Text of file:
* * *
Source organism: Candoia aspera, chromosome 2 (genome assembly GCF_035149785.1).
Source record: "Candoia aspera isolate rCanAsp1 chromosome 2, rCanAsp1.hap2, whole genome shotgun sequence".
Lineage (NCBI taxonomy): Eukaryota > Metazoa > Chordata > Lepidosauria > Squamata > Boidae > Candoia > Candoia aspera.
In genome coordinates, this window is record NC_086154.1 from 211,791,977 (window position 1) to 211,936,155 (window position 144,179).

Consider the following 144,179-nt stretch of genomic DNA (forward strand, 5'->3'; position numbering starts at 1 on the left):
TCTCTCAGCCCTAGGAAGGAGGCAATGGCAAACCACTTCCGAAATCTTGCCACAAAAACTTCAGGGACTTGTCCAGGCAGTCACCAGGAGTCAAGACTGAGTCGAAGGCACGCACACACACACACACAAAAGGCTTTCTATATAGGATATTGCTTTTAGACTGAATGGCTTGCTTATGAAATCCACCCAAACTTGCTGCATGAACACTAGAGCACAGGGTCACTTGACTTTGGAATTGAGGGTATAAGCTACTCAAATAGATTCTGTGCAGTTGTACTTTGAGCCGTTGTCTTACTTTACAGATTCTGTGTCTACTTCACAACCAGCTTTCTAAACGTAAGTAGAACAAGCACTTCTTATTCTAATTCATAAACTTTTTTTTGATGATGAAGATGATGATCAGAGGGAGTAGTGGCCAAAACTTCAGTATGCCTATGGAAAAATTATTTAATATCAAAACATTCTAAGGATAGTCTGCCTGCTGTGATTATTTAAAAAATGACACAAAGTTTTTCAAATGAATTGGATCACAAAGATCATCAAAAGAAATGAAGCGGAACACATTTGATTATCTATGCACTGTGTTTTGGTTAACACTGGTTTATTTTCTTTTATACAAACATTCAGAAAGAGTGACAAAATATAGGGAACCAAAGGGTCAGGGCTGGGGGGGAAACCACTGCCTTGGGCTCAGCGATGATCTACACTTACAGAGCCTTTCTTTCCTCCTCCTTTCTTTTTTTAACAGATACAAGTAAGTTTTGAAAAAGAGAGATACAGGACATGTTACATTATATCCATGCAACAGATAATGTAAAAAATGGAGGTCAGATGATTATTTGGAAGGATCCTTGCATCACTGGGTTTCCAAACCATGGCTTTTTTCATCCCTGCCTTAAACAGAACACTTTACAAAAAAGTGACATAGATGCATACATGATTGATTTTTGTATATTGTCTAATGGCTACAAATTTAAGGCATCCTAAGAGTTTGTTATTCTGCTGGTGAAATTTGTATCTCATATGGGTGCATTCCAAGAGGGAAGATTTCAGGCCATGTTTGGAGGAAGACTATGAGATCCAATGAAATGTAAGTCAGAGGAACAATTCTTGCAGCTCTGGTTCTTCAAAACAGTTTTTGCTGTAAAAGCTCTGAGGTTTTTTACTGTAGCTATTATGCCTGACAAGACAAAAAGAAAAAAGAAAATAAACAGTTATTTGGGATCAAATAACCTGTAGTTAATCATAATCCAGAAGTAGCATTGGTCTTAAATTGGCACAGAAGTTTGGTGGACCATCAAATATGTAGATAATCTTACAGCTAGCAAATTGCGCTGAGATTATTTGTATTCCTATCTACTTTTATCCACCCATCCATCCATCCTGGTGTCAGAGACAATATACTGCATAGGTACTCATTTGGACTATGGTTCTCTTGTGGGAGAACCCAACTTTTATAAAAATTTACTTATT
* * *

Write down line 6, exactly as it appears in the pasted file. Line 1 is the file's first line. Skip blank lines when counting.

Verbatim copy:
TCTCTCAGCCCTAGGAAGGAGGCAATGGCAAACCACTTCCGAAATCTTGCCACAAAAACTTCAGGGACTTGTCCAGGCAGTCACCAGGAGTCAAGACTGAGTCGAAGGCACGCACACACACACACACAAAAGGCTTTCTATATAGGATATTGCTTTTAGACTGAATGGCTTGCTTATGAAATCCACCCAAACTTGCTGCATGAACACTAGAGCACAGGGTCACTTGACTTTGGAATTGAGGGTATAAGCTACTCAAATAGATTCTGTGCAGTTGTACTTTGAGCCGTTGTCTTACTTTACAGATTCTGTGTCTACTTCACAACCAGCTTTCTAAACGTAAGTAGAACAAGCACTTCTTATTCTAATTCATAAACTTTTTTTTGATGATGAAGATGATGATCAGAGGGAGTAGTGGCCAAAACTTCAGTATGCCTATGGAAAAATTATTTAATATCAAAACATTCTAAGGATAGTCTGCCTGCTGTGATTATTTAAAAAATGACACAAAGTTTTTCAAATGAATTGGATCACAAAGATCATCAAAAGAAATGAAGCGGAACACATTTGATTATCTATGCACTGTGTTTTGGTTAACACTGGTTTATTTTCTTTTATACAAACATTCAGAAAGAGTGACAAAATATAGGGAACCAAAGGGTCAGGGCTGGGGGGGAAACCACTGCCTTGGGCTCAGCGATGATCTACACTTACAGAGCCTTTCTTTCCTCCTCCTTTCTTTTTTTAACAGATACAAGTAAGTTTTGAAAAAGAGAGATACAGGACATGTTACATTATATCCATGCAACAGATAATGTAAAAAATGGAGGTCAGATGATTATTTGGAAGGATCCTTGCATCACTGGGTTTCCAAACCATGGCTTTTTTCATCCCTGCCTTAAACAGAACACTTTACAAAAAAGTGACATAGATGCATACATGATTGATTTTTGTATATTGTCTAATGGCTACAAATTTAAGGCATCCTAAGAGTTTGTTATTCTGCTGGTGAAATTTGTATCTCATATGGGTGCATTCCAAGAGGGAAGATTTCAGGCCATGTTTGGAGGAAGACTATGAGATCCAATGAAATGTAAGTCAGAGGAACAATTCTTGCAGCTCTGGTTCTTCAAAACAGTTTTTGCTGTAAAAGCTCTGAGGTTTTTTACTGTAGCTATTATGCCTGACAAGACAAAAAGAAAAAAGAAAATAAACAGTTATTTGGGATCAAATAACCTGTAGTTAATCATAATCCAGAAGTAGCATTGGTCTTAAATTGGCACAGAAGTTTGGTGGACCATCAAATATGTAGATAATCTTACAGCTAGCAAATTGCGCTGAGATTATTTGTATTCCTATCTACTTTTATCCACCCATCCATCCATCCTGGTGTCAGAGACAATATACTGCATAGGTACTCATTTGGACTATGGTTCTCTTGTGGGAGAACCCAACTTTTATAAAAATTTACTTATT